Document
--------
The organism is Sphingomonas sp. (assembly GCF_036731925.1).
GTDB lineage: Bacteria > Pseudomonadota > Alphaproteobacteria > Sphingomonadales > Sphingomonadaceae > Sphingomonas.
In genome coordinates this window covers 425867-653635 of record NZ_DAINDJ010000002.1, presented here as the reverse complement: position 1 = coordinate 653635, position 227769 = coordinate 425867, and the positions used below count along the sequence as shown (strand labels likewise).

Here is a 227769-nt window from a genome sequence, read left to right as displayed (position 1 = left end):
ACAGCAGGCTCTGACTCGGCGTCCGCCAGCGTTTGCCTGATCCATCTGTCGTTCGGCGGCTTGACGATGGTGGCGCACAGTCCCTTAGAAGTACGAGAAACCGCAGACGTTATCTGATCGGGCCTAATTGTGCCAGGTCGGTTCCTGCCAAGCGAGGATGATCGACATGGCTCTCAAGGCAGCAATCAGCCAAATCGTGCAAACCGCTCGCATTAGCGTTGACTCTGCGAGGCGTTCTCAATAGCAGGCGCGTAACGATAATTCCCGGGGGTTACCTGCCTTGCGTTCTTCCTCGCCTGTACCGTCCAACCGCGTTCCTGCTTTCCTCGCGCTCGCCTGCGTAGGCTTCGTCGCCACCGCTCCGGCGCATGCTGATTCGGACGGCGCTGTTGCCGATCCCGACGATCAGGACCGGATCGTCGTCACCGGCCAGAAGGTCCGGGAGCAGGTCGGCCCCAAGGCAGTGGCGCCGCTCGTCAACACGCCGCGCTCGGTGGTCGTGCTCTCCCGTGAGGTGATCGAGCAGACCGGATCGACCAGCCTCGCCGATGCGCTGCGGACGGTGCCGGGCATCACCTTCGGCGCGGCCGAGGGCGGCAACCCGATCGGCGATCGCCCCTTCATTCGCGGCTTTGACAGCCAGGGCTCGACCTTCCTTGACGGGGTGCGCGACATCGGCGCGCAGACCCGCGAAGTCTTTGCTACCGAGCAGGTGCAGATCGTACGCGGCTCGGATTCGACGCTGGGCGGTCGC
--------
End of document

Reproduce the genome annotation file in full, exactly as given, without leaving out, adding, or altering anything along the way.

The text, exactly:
The organism is Sphingomonas sp. (assembly GCF_036731925.1).
GTDB lineage: Bacteria > Pseudomonadota > Alphaproteobacteria > Sphingomonadales > Sphingomonadaceae > Sphingomonas.
In genome coordinates this window covers 425867-653635 of record NZ_DAINDJ010000002.1, presented here as the reverse complement: position 1 = coordinate 653635, position 227769 = coordinate 425867, and the positions used below count along the sequence as shown (strand labels likewise).

Here is a 227769-nt window from a genome sequence, read left to right as displayed (position 1 = left end):
ACAGCAGGCTCTGACTCGGCGTCCGCCAGCGTTTGCCTGATCCATCTGTCGTTCGGCGGCTTGACGATGGTGGCGCACAGTCCCTTAGAAGTACGAGAAACCGCAGACGTTATCTGATCGGGCCTAATTGTGCCAGGTCGGTTCCTGCCAAGCGAGGATGATCGACATGGCTCTCAAGGCAGCAATCAGCCAAATCGTGCAAACCGCTCGCATTAGCGTTGACTCTGCGAGGCGTTCTCAATAGCAGGCGCGTAACGATAATTCCCGGGGGTTACCTGCCTTGCGTTCTTCCTCGCCTGTACCGTCCAACCGCGTTCCTGCTTTCCTCGCGCTCGCCTGCGTAGGCTTCGTCGCCACCGCTCCGGCGCATGCTGATTCGGACGGCGCTGTTGCCGATCCCGACGATCAGGACCGGATCGTCGTCACCGGCCAGAAGGTCCGGGAGCAGGTCGGCCCCAAGGCAGTGGCGCCGCTCGTCAACACGCCGCGCTCGGTGGTCGTGCTCTCCCGTGAGGTGATCGAGCAGACCGGATCGACCAGCCTCGCCGATGCGCTGCGGACGGTGCCGGGCATCACCTTCGGCGCGGCCGAGGGCGGCAACCCGATCGGCGATCGCCCCTTCATTCGCGGCTTTGACAGCCAGGGCTCGACCTTCCTTGACGGGGTGCGCGACATCGGCGCGCAGACCCGCGAAGTCTTTGCTACCGAGCAGGTGCAGATCGTACGCGGCTCGGATTCGACGCTGGGCGGTCGC